It being St Cuthbert’s day, my thoughts go to Lindisfarne. In the Parish Church of St Mary there is a huge life-size sculpture called The Journey. It is very tactile and butch and solid. I love to stroke it when I am there for it seems to give comfort and reassurance. The sculpture shows St Cuthbert’s body being carried from Holy Island in the year 698 to its final resting place in Durham Cathedral two hundred years later.
There was once a poem beside it which I copied but I’m afraid I didn’t note the author.
Life was always risky there
on our beloved almost-island home
to saint and elder, but no longer safe.
The northern raiders
drawn by the fabled riches of his shrine
swooped to destroy and plunder,
so, we had no choice
but exile, flight to seek sanctuary
for his dear bones.
With our precious cargo
we trod the shifting sands, so desolate
haunted by curlew song; that plaintive cry
rang in our ears, our hearts were numb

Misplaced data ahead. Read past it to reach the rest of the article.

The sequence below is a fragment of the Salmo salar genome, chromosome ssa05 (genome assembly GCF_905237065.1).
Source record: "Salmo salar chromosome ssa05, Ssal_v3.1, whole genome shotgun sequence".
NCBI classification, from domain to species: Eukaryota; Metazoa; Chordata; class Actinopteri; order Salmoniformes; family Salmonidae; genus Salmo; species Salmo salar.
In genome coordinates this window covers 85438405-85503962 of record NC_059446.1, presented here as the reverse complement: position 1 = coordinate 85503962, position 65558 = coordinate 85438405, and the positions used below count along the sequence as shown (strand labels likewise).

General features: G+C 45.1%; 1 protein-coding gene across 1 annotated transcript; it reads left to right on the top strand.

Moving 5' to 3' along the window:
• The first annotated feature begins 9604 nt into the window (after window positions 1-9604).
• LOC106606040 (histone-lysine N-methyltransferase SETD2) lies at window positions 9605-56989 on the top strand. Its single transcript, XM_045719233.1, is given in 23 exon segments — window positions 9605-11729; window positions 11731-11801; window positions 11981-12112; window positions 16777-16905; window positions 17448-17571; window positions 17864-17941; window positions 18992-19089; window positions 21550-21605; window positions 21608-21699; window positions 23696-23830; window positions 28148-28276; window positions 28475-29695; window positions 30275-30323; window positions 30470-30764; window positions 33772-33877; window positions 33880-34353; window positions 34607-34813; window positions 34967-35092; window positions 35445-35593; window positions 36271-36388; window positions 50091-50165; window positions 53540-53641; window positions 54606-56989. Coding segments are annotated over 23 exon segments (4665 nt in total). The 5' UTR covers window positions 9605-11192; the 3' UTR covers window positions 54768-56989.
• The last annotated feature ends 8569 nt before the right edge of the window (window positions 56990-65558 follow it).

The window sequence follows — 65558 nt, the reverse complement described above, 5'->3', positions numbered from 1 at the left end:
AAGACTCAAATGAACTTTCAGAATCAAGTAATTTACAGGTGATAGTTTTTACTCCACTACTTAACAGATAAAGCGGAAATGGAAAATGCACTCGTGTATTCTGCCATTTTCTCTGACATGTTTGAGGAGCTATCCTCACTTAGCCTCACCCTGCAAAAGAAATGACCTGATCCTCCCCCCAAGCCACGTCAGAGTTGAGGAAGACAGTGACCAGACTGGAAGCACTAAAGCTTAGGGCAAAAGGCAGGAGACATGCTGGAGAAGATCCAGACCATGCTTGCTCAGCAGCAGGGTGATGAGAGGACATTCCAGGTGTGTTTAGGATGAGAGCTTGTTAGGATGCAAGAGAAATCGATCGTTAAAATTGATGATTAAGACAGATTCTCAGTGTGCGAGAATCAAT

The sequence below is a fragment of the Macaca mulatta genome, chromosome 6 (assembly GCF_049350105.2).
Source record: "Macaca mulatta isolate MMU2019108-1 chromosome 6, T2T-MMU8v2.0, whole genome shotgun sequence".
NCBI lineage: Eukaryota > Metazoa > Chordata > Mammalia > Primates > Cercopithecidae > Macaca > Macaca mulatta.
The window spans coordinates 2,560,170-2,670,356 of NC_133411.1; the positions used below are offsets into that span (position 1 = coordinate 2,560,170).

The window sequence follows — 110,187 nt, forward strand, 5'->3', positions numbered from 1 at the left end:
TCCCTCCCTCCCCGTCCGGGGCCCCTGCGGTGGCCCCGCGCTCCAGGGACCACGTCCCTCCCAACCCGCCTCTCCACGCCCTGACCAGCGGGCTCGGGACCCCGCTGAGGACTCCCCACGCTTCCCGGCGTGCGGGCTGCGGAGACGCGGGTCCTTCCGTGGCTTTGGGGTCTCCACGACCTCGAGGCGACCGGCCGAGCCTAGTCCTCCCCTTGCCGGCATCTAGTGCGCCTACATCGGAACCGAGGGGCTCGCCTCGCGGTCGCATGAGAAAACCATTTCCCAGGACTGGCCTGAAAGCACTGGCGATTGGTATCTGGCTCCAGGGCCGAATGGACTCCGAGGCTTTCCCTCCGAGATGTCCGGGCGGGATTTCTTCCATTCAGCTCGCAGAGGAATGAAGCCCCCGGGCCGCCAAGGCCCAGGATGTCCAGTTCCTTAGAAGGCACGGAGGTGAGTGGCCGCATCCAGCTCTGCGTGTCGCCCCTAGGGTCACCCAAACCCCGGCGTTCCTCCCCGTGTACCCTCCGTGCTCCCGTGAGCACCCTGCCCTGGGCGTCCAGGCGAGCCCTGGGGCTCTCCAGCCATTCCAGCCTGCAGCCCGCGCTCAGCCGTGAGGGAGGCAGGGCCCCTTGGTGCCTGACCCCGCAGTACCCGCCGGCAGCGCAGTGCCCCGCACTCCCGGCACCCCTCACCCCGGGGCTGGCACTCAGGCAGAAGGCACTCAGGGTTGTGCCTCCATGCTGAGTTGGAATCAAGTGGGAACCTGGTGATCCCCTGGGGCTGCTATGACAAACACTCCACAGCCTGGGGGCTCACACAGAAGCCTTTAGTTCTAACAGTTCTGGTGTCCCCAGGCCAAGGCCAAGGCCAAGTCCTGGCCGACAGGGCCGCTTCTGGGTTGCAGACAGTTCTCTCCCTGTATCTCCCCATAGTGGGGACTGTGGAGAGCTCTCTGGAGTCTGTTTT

with loss, leaving our home,
the Holy Island where we’d lived
the God we loved, to worship constantly
in prayer and song.
Bold with his boldness
and trusting in His truth we
Seeking the place we knew He had prepared.
As far from home, we missed the murmuring sea,
the cry of the wild goose. For many months
we searched, until we found a sheltered place
by a broad river where seabirds sought refuge. Our haven too.
There we laid him
building a shrine we laid his bones to rest
resumed the prayerful rhythm of our days;
yet still unrest and strife pursued us there,
as we, in truth, suspected. Pilgrims all
our glory still to come; our destiny
uncertain here, but untold beauty waits
beyond that journey.